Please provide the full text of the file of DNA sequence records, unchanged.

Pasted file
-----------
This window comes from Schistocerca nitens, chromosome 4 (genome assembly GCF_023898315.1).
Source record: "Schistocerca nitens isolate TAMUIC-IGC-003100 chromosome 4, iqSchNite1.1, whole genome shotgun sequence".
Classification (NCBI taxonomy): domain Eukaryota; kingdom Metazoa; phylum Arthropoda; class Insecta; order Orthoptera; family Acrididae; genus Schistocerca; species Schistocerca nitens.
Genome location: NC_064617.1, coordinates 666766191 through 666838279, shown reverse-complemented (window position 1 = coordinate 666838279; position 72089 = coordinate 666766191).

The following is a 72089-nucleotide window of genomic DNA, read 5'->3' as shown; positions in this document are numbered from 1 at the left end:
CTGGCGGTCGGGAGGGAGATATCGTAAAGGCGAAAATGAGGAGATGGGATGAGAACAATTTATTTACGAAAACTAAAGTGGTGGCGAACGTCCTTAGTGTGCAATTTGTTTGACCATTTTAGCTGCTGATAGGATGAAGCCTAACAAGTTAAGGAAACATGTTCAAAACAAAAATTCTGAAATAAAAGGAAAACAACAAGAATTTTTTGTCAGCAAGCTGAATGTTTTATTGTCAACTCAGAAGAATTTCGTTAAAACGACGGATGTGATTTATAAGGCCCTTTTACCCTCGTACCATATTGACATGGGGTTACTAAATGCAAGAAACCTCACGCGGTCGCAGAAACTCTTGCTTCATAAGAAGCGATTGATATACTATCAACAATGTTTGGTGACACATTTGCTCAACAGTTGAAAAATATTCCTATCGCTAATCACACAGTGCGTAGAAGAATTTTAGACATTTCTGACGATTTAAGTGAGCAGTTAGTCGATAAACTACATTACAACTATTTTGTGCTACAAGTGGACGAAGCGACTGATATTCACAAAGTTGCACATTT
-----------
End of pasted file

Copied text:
This window comes from Schistocerca nitens, chromosome 4 (genome assembly GCF_023898315.1).
Source record: "Schistocerca nitens isolate TAMUIC-IGC-003100 chromosome 4, iqSchNite1.1, whole genome shotgun sequence".
Classification (NCBI taxonomy): domain Eukaryota; kingdom Metazoa; phylum Arthropoda; class Insecta; order Orthoptera; family Acrididae; genus Schistocerca; species Schistocerca nitens.
Genome location: NC_064617.1, coordinates 666766191 through 666838279, shown reverse-complemented (window position 1 = coordinate 666838279; position 72089 = coordinate 666766191).

The following is a 72089-nucleotide window of genomic DNA, read 5'->3' as shown; positions in this document are numbered from 1 at the left end:
CTGGCGGTCGGGAGGGAGATATCGTAAAGGCGAAAATGAGGAGATGGGATGAGAACAATTTATTTACGAAAACTAAAGTGGTGGCGAACGTCCTTAGTGTGCAATTTGTTTGACCATTTTAGCTGCTGATAGGATGAAGCCTAACAAGTTAAGGAAACATGTTCAAAACAAAAATTCTGAAATAAAAGGAAAACAACAAGAATTTTTTGTCAGCAAGCTGAATGTTTTATTGTCAACTCAGAAGAATTTCGTTAAAACGACGGATGTGATTTATAAGGCCCTTTTACCCTCGTACCATATTGACATGGGGTTACTAAATGCAAGAAACCTCACGCGGTCGCAGAAACTCTTGCTTCATAAGAAGCGATTGATATACTATCAACAATGTTTGGTGACACATTTGCTCAACAGTTGAAAAATATTCCTATCGCTAATCACACAGTGCGTAGAAGAATTTTAGACATTTCTGACGATTTAAGTGAGCAGTTAGTCGATAAACTACATTACAACTATTTTGTGCTACAAGTGGACGAAGCGACTGATATTCACAAAGTTGCACATTT